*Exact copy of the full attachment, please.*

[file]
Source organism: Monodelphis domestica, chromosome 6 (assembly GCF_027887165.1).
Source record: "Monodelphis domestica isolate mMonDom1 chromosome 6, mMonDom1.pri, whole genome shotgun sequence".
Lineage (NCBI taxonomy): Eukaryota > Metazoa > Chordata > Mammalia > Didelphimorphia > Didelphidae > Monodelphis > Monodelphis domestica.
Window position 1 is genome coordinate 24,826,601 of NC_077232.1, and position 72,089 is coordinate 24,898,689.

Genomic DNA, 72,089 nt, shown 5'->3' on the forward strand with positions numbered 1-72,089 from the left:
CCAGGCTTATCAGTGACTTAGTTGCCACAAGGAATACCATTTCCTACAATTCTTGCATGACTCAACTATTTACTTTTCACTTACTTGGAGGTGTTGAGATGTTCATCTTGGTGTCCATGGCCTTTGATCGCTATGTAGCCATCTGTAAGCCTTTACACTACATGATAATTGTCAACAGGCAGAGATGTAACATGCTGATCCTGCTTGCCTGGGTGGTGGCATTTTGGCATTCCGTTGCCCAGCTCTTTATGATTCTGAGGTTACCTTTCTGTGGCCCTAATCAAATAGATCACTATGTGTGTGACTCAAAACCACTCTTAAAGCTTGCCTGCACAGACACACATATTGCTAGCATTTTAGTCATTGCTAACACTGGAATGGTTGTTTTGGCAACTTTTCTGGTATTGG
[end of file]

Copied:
Source organism: Monodelphis domestica, chromosome 6 (assembly GCF_027887165.1).
Source record: "Monodelphis domestica isolate mMonDom1 chromosome 6, mMonDom1.pri, whole genome shotgun sequence".
Lineage (NCBI taxonomy): Eukaryota > Metazoa > Chordata > Mammalia > Didelphimorphia > Didelphidae > Monodelphis > Monodelphis domestica.
Window position 1 is genome coordinate 24,826,601 of NC_077232.1, and position 72,089 is coordinate 24,898,689.

Genomic DNA, 72,089 nt, shown 5'->3' on the forward strand with positions numbered 1-72,089 from the left:
CCAGGCTTATCAGTGACTTAGTTGCCACAAGGAATACCATTTCCTACAATTCTTGCATGACTCAACTATTTACTTTTCACTTACTTGGAGGTGTTGAGATGTTCATCTTGGTGTCCATGGCCTTTGATCGCTATGTAGCCATCTGTAAGCCTTTACACTACATGATAATTGTCAACAGGCAGAGATGTAACATGCTGATCCTGCTTGCCTGGGTGGTGGCATTTTGGCATTCCGTTGCCCAGCTCTTTATGATTCTGAGGTTACCTTTCTGTGGCCCTAATCAAATAGATCACTATGTGTGTGACTCAAAACCACTCTTAAAGCTTGCCTGCACAGACACACATATTGCTAGCATTTTAGTCATTGCTAACACTGGAATGGTTGTTTTGGCAACTTTTCTGGTATTGG